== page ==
Korean star heads to West End

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Korean star heads to West End

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BY LEE JI-YOUNG

Thirty-two-year-old musical actor Hong Kwang-ho will make his debut at the Prince Edward Theater in London this May, in Claude-Michel Schonberg and Alain Boublil’s original production of the Vietnam War era musical “Miss Saigon.”

The production team announced that Hong will play Thuy, the Vietnamese antagonist who has been betrothed to a young barmaid named Kim since childhood.

Hong being cast in the legendary musical has caught the attention of many industry experts and fans, especially since this is the 25th anniversary of “Miss Saigon.”

In November, Cameron Mackintosh, the renowned British producer of the original “Miss Saigon” musical, who is also responsible for “Cats,” “Les Miserables” and “The Phantom of the Opera,” asked KMCI, the team behind the Korean version of “Miss Saigon,” to recommend an actor for the role of Thuy.

To find the right characters for the 25th anniversary restaging, Mackintosh spent more than a year searching around the world.

There wasn’t much time for Hong to prepare for an audition, so he asked for assistance from Kim Mun-jeong, who directed the Korean production of the musical as well as the Korean versions of “Les Miserables” and “The Phantom of the Opera.”

“I’ve always dreamed of playing in the West End since I was a student,” the actor said excitedly. “First, I was not sure if I could make it because I am not a native English speaker. But I decided to give [the audition] a go, without feeling much pressure.”

After working on his pronunciation with a British friend, Hong sent a video clip, showing himself singing songs from “Miss Saigon,” to the production team.

Shortly afterward, he was contacted by Mackintosh. He had made the show and would be joining notables such as Jon Jon Briones, Alistair Brammer and Eva Noblezada.

Since starting his career in 2002 with a minor role in the Korean musical “The Last Empress,” Hong has won critical acclaim from industry insiders. Yet his path to fame hasn’t been easy. For four years after his debut, he was unable to find much work.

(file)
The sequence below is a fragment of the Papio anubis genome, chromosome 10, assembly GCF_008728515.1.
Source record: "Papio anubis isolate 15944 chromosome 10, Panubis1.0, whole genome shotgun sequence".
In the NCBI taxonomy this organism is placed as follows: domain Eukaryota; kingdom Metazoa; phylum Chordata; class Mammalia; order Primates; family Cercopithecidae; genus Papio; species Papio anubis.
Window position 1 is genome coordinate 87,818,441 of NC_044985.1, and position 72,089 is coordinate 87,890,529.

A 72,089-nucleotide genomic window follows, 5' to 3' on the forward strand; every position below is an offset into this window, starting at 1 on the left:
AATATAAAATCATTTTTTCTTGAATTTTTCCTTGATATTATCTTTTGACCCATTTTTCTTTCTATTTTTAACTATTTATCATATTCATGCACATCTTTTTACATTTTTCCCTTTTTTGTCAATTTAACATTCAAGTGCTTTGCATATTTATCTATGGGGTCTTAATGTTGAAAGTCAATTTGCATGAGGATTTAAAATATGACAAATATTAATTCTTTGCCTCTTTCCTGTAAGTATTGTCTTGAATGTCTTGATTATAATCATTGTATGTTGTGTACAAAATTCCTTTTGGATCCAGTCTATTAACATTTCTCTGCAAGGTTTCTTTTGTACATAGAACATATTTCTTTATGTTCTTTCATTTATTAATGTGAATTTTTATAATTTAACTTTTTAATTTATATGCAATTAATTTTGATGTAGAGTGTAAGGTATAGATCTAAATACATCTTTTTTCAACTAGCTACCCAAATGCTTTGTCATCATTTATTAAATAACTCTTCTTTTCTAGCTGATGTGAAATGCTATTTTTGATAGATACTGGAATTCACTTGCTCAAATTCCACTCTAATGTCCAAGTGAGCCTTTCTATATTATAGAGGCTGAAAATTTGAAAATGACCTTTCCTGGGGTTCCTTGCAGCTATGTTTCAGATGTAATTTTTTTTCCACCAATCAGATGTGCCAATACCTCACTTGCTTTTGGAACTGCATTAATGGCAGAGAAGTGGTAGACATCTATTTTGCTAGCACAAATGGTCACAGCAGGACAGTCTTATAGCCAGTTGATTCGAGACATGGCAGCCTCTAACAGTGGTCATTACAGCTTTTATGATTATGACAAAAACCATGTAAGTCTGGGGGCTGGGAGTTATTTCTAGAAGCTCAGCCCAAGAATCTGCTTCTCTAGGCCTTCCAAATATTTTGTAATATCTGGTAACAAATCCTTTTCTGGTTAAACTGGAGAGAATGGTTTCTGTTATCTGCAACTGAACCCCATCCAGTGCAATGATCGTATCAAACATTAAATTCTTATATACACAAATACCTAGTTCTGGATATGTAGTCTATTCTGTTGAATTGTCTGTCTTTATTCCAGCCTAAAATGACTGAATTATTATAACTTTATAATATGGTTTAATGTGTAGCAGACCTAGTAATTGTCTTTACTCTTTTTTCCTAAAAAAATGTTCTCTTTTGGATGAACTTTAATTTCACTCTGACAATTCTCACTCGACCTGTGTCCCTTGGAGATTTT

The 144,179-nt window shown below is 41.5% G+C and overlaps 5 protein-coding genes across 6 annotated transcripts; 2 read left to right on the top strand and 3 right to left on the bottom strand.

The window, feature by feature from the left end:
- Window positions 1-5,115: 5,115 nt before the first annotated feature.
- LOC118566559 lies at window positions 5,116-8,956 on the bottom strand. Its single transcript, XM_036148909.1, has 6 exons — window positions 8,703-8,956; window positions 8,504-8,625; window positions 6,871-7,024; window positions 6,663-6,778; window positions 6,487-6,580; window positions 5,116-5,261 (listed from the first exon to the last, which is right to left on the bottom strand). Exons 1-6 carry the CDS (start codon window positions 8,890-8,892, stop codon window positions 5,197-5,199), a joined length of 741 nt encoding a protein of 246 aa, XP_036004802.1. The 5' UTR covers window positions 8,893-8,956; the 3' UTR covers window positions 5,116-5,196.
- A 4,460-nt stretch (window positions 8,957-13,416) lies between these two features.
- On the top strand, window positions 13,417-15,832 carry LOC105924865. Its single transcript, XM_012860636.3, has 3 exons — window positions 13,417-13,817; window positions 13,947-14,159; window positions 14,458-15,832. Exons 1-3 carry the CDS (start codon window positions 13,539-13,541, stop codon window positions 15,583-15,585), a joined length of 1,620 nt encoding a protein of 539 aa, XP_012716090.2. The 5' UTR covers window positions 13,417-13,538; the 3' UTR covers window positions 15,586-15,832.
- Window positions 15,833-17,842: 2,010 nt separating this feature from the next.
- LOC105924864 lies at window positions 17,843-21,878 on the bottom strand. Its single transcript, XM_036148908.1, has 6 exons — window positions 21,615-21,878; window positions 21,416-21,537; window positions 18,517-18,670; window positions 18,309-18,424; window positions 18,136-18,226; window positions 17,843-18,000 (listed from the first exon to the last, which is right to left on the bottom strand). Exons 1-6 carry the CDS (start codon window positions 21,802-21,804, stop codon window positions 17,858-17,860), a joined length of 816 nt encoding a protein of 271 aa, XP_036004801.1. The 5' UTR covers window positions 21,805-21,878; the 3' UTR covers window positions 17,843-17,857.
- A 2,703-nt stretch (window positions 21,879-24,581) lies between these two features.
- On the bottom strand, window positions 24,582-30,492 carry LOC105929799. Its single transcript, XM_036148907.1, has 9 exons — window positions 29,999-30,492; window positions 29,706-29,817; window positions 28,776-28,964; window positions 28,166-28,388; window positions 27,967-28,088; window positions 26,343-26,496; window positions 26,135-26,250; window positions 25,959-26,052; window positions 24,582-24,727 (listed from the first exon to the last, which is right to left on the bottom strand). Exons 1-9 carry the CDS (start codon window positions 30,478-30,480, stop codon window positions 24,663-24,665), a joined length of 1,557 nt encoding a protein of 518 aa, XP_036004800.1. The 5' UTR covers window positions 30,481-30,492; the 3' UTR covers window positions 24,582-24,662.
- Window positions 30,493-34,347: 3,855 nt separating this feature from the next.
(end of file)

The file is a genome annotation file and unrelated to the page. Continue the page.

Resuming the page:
“?‘Miss Saigon’ was especially meaningful work for me because it was the play that gave me the chance to grow up as a real performer,” he said.

In 2006, Hong was cast as a stand-in for the lead character Chris - an American sergeant who falls in love with Kim - in the Korean production of “Miss Saigon.”

Just one week before the curtain rose, the original actor, who was supposed to play Chris, came down with severe laryngitis and was forced to drop out. Hong took over with rousing success, and the rest is history.

Since then, Hong has revealed his multiple personas on stage, including as Dr. Henry Jekyll and Edward Hyde in “Jeckyll and Hyde,” as the Phantom and Raoul in “The Phantom of the Opera” and as Quasimodo in “Notre Dame de Paris.”

Hong also held a solo concert in Olympic Hall last year, inviting fans to experience an in-depth look at his musical taste and ability. Tickets sold out within a day.

In 2009, Hong won the popular musical actor prize at the 15th Korea Musical Awards.

“I understand that there will be a glass ceiling for Asians in the mainstream musical scene, whether it is the West End or Broadway,” said Hong. “But it doesn’t matter. One thing I’m pretty sure of is that gaining experience in the West End will make me a better artist.”

At the end of the interview, the aspiring performer cited a song he famously performed when he played Don Quixote in “Man of la Mancha.” “That is my quest, to follow that star,” he said. Even if it seems like an ‘Impossible Dream.’?”

BY LEE JI-YOUNG [estyle@joongang.co.kr]

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